According to authorities, a golf cart driver was taken into custody following an accident on a Southern California golf course in which an allegedly intoxicated passenger fell out of a moving cart. According to the Riverside County Sheriff’s Department, the cart’s driver was taken into custody on suspicion of drunk driving.
As a precaution, the passenger who fell out of the golf cart was transported to a local hospital. The incident occurred around 5:30 p.m. on Jan. 19; police responded to the scene to investigate a report of a single-vehicle crash that involved a golf cart. The passenger reportedly fell from the car as it was moving. During the police investigation, suspicions arose that the golf cart’s driver was also intoxicated. The driver, a 35-year-old La Quinta man, was released Jan. 21 on a bail of $2,500 after being booked into the Riverside County Jail.
Some drivers may not be aware that drunk driving laws apply to recreational vehicles such as golf carts, boats and all-terrain vehicles in some states such as California. If a recreational vehicle is involved in an accident and the driver is determined to be intoxicated, the same charges and penalties given to drunk drivers on the road may be given to drivers of recreational vehicles.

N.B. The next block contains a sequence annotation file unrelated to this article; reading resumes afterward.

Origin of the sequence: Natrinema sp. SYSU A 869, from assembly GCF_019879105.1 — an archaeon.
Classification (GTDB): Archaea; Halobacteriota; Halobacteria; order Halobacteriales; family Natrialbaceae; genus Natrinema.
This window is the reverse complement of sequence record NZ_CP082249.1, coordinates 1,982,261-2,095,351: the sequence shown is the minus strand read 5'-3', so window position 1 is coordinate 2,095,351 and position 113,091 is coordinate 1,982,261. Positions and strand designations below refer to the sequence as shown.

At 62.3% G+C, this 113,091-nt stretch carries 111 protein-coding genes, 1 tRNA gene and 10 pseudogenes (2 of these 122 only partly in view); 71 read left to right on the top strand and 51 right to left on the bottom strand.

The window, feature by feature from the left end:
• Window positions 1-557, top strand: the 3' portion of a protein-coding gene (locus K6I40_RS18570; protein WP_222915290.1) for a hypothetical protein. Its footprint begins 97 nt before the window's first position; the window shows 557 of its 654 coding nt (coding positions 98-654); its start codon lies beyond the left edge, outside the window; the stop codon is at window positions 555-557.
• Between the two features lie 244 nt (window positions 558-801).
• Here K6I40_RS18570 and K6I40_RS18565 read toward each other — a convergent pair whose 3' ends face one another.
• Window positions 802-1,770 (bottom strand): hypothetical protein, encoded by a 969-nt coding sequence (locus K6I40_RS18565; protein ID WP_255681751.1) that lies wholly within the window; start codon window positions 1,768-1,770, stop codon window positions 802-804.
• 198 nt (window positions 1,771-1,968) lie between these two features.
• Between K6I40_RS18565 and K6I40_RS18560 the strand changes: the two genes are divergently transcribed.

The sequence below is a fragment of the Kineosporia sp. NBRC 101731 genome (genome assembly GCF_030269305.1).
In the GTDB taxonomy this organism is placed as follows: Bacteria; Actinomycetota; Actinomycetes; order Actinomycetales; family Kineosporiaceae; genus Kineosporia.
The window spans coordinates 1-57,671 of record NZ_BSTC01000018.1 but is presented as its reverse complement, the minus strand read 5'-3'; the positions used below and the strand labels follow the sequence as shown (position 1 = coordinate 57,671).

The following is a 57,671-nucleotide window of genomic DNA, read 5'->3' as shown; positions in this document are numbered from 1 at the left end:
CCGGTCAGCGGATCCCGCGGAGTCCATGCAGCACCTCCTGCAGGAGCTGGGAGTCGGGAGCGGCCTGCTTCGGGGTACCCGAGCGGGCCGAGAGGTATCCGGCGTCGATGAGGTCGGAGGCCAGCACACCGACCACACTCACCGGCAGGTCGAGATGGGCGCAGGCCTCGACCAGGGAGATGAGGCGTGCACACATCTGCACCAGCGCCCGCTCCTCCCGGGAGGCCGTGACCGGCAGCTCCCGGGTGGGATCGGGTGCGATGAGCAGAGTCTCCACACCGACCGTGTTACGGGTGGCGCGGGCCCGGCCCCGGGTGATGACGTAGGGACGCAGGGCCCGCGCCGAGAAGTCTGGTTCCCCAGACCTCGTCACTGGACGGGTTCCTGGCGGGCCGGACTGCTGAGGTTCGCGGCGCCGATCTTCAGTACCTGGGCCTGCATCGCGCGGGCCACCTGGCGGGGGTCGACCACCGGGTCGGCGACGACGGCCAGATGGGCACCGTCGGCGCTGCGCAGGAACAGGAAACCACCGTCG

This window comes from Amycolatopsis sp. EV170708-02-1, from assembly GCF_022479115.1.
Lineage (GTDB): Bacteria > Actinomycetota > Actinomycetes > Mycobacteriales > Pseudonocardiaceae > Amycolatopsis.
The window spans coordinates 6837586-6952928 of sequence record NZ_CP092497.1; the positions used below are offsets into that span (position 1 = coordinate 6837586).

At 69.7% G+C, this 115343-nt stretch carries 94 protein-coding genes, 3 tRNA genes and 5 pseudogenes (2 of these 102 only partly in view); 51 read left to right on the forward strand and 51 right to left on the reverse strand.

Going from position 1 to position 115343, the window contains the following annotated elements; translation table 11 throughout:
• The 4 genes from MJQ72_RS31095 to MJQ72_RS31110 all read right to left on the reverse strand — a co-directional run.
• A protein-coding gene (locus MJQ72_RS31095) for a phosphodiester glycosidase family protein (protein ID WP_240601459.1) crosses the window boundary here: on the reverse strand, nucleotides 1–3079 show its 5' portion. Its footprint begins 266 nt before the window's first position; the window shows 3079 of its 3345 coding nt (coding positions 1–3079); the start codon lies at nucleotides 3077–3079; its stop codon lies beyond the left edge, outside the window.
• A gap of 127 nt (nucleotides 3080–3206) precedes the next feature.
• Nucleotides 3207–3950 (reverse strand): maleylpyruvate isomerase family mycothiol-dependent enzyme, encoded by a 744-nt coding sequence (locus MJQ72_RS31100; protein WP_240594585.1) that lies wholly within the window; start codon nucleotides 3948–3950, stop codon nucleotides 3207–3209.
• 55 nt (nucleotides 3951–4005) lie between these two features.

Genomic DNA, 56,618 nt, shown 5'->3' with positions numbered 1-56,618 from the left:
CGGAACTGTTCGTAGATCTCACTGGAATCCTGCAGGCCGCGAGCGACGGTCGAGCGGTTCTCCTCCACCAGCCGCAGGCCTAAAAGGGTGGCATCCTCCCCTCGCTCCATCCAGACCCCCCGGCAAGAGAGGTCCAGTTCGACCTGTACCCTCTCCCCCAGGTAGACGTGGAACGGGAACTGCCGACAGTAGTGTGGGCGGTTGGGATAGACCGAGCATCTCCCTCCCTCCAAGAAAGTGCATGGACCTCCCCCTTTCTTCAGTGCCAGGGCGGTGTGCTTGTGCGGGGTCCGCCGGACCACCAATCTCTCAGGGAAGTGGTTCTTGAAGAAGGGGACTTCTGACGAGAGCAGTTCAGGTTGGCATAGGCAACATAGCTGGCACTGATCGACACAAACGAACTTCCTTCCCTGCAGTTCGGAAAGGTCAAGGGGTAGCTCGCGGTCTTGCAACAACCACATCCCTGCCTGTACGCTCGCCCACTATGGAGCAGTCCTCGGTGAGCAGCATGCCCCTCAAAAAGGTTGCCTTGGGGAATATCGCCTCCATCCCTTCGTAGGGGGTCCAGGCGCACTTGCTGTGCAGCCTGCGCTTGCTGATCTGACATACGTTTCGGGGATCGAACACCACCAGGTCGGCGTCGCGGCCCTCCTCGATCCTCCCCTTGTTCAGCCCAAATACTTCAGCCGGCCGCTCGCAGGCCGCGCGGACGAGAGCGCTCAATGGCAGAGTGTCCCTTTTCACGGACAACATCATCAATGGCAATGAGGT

There are several possible defense options that a defendant can explore. The best defense approach will be different for each case since no two cases are alike. For example, if a defendant’s blood-alcohol level is close to the legal limit and the test was performed more than a certain number of minutes after the initial traffic stop, it may be argued that — due to the margin of error in a roadside breath test device — it is possible that a defendant was not legally intoxicated.
If a defendant does not wish to face a long and stressful trial, another possible resolution may be a plea agreement. If this is a first DUI charge or the defendant agrees to seek alcohol treatment, the prosecutor might be willing to reduce some of the charges or penalties.